. . . to think always kindly and highly of others, this is great and perfect wisdom.
Thomas Kempis, The Imitation of Christ
The storm passes and, for now, there is a little bit of sun in my eyes. It’s way too cool for June. My weather app shows a significant warming trend once we get through this unsettled week.
Nature mirrors our life experience. We will always weather storms of one kind or another, just as there will always be better days on the other side.
Last night I woke for no reason in particular. I lay thinking about things for a while, then picked up my Kindle and opened my standard middle-of-the-night book: The Imitation of Christ by Thomas Kempis. I was reminded of old truths.
The words are old-fashioned (Kempis wrote it between 1418 and 1427) but the wisdom is just as relevant today. We are folly if we think all of this is new. The world looks different than it did even just a short time ago, but at the root there is nothing it hasn’t seen before.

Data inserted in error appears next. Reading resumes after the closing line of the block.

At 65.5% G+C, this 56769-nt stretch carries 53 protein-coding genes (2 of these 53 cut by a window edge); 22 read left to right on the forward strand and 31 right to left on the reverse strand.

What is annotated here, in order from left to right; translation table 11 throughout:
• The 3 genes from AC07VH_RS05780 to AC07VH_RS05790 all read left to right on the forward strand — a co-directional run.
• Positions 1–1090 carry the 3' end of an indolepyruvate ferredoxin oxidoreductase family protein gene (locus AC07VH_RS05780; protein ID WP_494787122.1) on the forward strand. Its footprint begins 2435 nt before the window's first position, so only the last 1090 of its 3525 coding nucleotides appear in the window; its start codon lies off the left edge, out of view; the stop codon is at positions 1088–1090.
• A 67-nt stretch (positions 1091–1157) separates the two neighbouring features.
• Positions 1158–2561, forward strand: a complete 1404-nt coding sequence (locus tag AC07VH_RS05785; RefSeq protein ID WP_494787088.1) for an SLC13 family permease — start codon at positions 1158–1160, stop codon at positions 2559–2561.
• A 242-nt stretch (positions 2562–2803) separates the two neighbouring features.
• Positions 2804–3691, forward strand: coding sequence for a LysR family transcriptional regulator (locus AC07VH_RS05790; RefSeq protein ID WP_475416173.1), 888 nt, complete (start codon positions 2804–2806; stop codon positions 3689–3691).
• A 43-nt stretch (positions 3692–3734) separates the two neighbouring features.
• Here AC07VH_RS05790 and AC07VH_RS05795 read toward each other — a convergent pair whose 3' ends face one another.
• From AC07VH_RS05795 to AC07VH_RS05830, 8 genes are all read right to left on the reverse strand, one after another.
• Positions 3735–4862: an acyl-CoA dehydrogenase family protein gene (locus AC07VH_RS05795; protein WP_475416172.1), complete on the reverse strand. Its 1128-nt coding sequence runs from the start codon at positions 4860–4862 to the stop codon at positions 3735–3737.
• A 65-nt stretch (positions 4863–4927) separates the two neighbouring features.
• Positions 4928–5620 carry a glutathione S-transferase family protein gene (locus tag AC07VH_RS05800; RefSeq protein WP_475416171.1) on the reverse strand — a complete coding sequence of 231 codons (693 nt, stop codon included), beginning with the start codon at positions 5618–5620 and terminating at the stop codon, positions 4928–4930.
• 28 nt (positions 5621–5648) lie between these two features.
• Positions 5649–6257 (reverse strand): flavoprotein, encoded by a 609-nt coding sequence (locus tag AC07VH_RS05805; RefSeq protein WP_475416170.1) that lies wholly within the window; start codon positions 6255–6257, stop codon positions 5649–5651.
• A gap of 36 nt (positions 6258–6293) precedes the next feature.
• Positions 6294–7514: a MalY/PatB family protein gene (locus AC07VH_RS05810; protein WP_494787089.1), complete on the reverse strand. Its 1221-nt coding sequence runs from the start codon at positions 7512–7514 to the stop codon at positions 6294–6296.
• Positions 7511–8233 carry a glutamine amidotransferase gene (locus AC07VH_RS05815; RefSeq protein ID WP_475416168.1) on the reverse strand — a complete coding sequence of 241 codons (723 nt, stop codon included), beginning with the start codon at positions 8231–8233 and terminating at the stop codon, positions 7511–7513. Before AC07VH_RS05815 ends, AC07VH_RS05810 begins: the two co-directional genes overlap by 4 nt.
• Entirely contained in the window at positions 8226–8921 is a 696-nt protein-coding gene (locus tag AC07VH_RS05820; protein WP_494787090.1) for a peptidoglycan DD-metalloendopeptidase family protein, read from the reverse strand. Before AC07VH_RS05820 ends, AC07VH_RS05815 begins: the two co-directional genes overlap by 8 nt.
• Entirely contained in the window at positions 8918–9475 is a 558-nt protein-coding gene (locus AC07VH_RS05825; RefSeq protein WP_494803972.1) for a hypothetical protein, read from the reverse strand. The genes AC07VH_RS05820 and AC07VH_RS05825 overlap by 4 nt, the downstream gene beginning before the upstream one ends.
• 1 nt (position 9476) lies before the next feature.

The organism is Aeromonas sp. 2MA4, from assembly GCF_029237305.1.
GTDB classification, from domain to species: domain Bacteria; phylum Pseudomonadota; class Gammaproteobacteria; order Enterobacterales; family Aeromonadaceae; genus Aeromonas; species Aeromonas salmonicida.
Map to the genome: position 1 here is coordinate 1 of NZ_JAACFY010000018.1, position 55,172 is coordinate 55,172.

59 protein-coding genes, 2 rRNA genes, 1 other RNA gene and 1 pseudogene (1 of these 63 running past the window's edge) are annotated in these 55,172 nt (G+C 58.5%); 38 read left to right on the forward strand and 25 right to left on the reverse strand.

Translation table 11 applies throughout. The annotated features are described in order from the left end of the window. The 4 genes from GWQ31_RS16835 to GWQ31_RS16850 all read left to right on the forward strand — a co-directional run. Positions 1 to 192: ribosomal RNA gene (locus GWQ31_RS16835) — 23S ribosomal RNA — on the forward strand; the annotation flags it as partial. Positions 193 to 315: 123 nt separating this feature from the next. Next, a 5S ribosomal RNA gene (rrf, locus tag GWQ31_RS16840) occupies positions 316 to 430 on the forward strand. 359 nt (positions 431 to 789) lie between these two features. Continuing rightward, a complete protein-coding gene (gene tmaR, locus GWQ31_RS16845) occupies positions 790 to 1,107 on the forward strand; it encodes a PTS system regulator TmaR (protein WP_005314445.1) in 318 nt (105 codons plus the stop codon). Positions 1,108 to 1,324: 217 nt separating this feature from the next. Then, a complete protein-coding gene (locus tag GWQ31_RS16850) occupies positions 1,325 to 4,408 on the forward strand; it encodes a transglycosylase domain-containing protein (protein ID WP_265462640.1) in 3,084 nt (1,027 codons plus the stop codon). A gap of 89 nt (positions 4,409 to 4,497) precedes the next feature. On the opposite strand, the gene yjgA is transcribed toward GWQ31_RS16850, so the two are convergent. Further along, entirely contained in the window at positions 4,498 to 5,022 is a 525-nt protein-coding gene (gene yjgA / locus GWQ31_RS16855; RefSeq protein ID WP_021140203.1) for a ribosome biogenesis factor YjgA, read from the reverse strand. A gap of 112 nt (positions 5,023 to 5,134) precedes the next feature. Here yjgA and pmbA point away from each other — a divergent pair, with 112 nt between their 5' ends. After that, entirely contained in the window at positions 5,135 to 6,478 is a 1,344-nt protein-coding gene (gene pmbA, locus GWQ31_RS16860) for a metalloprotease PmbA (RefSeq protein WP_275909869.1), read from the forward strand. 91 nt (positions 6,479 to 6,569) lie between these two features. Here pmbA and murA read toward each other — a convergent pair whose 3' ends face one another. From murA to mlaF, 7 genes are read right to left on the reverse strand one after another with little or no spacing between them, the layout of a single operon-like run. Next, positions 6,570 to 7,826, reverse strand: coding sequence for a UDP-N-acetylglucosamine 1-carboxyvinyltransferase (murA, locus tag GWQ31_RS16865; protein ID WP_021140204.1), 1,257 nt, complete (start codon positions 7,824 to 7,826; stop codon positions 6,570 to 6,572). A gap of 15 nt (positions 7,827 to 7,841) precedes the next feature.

And so, in this reflective state of mind, I set my Kindle aside and go to prayer where I find rest.
And it is well.
What is the hypothesis of generosity? What is the most generous assumption you can make about this person’s intentions or what this person said?”
Brené Brown, Rising Strong
Thank you for sharing this ancient wisdom this morning. With gratitude, MJ
Hugs, Mary Jo.
I often do not think highly or kindly of others, but they would never know that. It’s all in my head. Still, those thoughts are negative and the only way to kick them out is to replace them with scripture or song . . . sometimes songs in the night! Useful wisdom from Thomas a Kempis. Thank you!
I often fail in this too, Marian, in the quiet of my heart. We recognize it and do better, always improving. And yes, scripture and song and prayer are the best antidotes.